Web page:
Video & Audio|August 22, 2011| Author: James Johnson|Tags:

Hulu Expected To Fetch $500 Million or $2 Billion, No One Really Knows

Hulu

Typically when an organization the size of Hulu goes on the market investors have an idea as to what the company may be worth, for example based on private equity shareholder purchases Facebook is expected to fetch upwards of $100 billion when they release their IPO, however Hulu is in a realm of their own, after all the digital age of television show delivery is very new and sales of similar company’s don’t exist and that’s why the amount company’s are willing to pay for the service when it goes on the auction block this Wednesday have ranged anywhere from $500 million to $2 billion.

The reason for the discrepancy? Bidders are waiting to find out what TV shows site owners News Corp., Walt Disney and NBCUniversal will license with the brokered deal.

The initial bid may also not yield a deal as a winning bid only gives the winning bidder the ability to sit down with Hulu and work out pricing to match optioned material. For example NBCUniversal may choose to offer 10 of their shows exclusively to Hulu for 5 years, which could up the price tag, while NewsCorp offering a smaller slate of shows for a shorter time period could hurt the final pricing, at this time which shows will be optioned, for how much and for how long is still unknown.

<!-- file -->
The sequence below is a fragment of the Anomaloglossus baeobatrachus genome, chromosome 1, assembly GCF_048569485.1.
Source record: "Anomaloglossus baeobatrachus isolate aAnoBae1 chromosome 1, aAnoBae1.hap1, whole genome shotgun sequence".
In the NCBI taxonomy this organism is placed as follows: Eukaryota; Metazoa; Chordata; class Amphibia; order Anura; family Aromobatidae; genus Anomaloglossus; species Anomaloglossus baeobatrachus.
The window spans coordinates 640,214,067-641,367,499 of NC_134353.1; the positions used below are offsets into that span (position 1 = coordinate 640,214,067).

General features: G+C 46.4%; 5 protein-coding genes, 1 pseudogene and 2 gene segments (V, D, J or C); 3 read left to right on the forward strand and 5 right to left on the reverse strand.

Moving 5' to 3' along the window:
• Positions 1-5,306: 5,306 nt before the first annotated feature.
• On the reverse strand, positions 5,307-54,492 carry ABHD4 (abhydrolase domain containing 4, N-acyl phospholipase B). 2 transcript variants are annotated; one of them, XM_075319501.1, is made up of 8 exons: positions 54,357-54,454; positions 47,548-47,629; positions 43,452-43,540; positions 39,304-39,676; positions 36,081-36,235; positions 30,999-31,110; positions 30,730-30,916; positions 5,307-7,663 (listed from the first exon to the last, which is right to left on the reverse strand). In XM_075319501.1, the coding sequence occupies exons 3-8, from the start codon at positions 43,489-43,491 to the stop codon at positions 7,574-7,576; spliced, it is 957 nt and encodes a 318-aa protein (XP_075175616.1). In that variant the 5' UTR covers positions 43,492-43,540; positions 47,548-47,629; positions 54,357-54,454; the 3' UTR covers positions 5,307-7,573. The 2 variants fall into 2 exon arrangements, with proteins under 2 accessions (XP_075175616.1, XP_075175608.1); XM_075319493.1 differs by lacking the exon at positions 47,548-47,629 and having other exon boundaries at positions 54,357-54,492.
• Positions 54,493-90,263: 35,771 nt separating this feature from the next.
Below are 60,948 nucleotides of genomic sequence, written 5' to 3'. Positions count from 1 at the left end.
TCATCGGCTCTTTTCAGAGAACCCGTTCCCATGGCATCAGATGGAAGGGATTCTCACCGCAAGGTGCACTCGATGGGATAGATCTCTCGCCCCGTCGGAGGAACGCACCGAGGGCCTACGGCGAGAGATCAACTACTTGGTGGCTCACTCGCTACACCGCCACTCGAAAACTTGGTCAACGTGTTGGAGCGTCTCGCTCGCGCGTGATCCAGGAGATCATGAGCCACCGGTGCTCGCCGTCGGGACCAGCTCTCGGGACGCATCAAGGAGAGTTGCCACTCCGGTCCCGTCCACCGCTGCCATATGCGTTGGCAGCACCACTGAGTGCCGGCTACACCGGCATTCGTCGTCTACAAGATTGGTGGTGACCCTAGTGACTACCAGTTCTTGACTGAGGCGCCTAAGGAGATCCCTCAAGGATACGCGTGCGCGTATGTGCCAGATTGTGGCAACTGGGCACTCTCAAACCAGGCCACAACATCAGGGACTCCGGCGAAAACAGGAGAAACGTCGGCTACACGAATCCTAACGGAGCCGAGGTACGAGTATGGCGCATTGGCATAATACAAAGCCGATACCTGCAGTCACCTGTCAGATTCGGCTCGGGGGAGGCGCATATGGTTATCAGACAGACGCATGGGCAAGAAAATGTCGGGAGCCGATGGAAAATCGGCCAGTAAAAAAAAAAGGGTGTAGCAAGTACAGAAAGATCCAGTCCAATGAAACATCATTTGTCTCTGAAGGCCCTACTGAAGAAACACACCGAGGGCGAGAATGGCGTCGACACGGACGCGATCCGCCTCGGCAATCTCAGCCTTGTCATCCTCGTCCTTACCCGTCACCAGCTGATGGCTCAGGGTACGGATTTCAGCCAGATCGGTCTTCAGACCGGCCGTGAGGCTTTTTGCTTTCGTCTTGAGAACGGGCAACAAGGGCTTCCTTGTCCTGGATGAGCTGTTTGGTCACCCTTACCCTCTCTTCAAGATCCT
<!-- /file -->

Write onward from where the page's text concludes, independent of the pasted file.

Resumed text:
According to the Journal, each owner is expected to give different types of buyer rights since they each value their property rights differently. The show options given could also come down to who purchases the content, for example DirecTV is expected to bid and already has relationships in place with all three site owners, while Google, Yahoo and Amazon.com will likely offer a different approach to how Hulu is run which could create different rights management by the current owners.

I will particularly be paying close attention to Yahoo’s bid as Yahoo America head Ross Levinsohn, along with his deputies James Heckman and Mickie Rosen worked together at News Corp. to help create the site, while Rosen worked directly on Hulu’s original business plan which may provide him with an advantage during bidding and negotiations.